“2) In January 2007, the nine-member Black Caucus of the California Legislature released “The State of Black California” report, which said that the disparity of wealth, income and education between Black and white people is greater in San Francisco than anywhere else in the state.
“3) In July 2009, the National Law Center on Homelessness and Poverty and the National Coalition for the Homeless released its “Homes not Handcuffs” report ranking San Francisco as the seventh meanest city to the homeless in the U.S.
Three days later, I produced my own KPFA Weekend News report, below, about the March 2 Congressional briefing on the U.N. Mapping Report documenting civilian massacres and atrocities, including mass weaponized rape, committed by the armies of African dictators that the U.S. has armed, trained, advised and guided with logistical and intelligence support for many years.
This is to ask those who attended the Police Commission taser hearing to call Barbara Boxer, Dianne Feinstein and Nancy Pelosi as well and urge them to attend this briefing. (For Congressional contact information, see http://contactingthecongress.org/.)
KPFA Weekend News Anchor Cameron Jones: The Great Lakes Region of Africa Coalition of peace and social justice activists in the U.S. is preparing for a March 2 Congressional briefing on the U.N. Mapping Report documenting atrocities committed in the Democratic Republic of Congo. The report was leaked on Aug. 26, 2010, and officially released by the U.N. Office of the High Commissioner of Human Rights on Oct. 1.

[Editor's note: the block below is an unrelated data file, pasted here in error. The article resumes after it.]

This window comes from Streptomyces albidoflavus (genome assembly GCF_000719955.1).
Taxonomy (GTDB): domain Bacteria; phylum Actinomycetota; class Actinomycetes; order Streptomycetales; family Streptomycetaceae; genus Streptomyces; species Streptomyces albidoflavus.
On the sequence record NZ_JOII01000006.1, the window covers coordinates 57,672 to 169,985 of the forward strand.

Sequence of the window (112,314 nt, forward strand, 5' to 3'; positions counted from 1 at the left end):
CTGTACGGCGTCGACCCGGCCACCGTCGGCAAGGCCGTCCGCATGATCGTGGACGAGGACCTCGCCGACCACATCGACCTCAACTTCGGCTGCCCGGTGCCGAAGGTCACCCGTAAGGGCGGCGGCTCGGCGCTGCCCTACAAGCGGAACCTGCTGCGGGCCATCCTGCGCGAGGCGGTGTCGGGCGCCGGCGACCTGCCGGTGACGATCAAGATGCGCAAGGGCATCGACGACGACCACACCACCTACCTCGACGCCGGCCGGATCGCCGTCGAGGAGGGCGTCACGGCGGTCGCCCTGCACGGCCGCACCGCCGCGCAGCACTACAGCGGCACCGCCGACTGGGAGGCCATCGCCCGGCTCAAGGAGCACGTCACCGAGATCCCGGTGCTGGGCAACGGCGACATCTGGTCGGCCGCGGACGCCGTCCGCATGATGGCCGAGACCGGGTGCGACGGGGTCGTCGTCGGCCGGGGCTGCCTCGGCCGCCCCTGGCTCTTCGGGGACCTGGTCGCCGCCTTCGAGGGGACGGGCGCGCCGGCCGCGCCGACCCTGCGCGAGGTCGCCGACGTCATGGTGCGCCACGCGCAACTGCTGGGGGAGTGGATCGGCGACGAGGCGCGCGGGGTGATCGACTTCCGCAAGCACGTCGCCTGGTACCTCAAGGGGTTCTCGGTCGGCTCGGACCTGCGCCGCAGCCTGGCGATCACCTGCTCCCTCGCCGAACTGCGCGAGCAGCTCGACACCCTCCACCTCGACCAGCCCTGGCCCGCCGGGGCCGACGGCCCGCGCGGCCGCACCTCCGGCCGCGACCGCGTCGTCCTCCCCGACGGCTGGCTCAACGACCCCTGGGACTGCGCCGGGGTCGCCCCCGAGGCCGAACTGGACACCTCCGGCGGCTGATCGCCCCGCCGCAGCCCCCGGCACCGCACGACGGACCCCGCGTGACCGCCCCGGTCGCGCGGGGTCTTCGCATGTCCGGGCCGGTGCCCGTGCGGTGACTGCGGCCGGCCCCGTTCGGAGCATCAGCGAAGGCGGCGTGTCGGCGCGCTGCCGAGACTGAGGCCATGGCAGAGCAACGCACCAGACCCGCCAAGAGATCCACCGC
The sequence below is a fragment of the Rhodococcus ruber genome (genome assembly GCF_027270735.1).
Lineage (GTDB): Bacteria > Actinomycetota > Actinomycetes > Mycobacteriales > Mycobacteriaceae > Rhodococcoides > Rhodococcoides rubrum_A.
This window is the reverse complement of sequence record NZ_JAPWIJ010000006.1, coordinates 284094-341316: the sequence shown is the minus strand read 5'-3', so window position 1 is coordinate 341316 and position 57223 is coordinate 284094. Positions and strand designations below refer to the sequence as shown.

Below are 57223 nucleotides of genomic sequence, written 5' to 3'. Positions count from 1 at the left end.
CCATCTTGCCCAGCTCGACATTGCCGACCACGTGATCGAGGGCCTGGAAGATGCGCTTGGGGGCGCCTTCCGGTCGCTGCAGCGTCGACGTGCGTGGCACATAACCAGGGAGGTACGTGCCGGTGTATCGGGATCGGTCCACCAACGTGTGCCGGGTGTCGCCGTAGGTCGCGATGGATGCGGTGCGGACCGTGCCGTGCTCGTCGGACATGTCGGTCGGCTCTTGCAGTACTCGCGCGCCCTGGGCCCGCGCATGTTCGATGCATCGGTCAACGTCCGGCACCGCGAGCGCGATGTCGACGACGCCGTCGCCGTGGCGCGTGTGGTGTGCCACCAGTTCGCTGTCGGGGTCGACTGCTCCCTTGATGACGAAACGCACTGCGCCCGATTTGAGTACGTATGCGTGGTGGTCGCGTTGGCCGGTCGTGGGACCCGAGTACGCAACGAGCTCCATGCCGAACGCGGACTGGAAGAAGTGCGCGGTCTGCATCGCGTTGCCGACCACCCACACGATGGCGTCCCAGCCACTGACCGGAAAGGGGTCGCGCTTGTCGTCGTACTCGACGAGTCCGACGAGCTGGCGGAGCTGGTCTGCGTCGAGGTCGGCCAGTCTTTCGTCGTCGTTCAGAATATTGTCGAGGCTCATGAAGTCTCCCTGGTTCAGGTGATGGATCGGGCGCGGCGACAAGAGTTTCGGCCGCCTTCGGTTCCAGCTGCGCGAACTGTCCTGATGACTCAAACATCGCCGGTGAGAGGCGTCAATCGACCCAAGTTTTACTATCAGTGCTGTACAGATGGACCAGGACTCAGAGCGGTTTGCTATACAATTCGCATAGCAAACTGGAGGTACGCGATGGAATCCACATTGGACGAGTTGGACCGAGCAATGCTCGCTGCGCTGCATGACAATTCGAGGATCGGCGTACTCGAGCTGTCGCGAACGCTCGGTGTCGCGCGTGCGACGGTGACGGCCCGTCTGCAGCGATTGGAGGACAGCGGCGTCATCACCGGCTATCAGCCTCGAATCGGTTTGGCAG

The armies of Congo’s neighbors to the east – Rwanda, Uganda and Burundi – and most of all that of Rwandan President Paul Kagame are most implicated, but the U.S. continues to collaborate with all three militarily. KPFA’s Ann Garrison has more.
KPFA/Ann Garrison: International, multilingual broadcast headlines following the Aug. 26 leak of the U.N. Mapping Report were later combined into this sound collage to introduce “The contradictions of Gen. Paul Kagame,” a video posted to YouTube and Jambo News, a publication covering Africa’s Great Lakes Region.
KPFA: Despite the Mapping Report’s documentation of atrocities including mass rape, civilian massacres, destruction of hospitals and other essential infrastructure and even genocide, there have been no international criminal indictments. Within the last year, Rwanda’s President Paul Kagame, Uganda’s President Yoweri Museveni, and Burundi’s President Pierre Nkrunziza, all of whom are implicated in the U.N. report, held onto power in elections that much of the world understood as window dressing for dictatorship.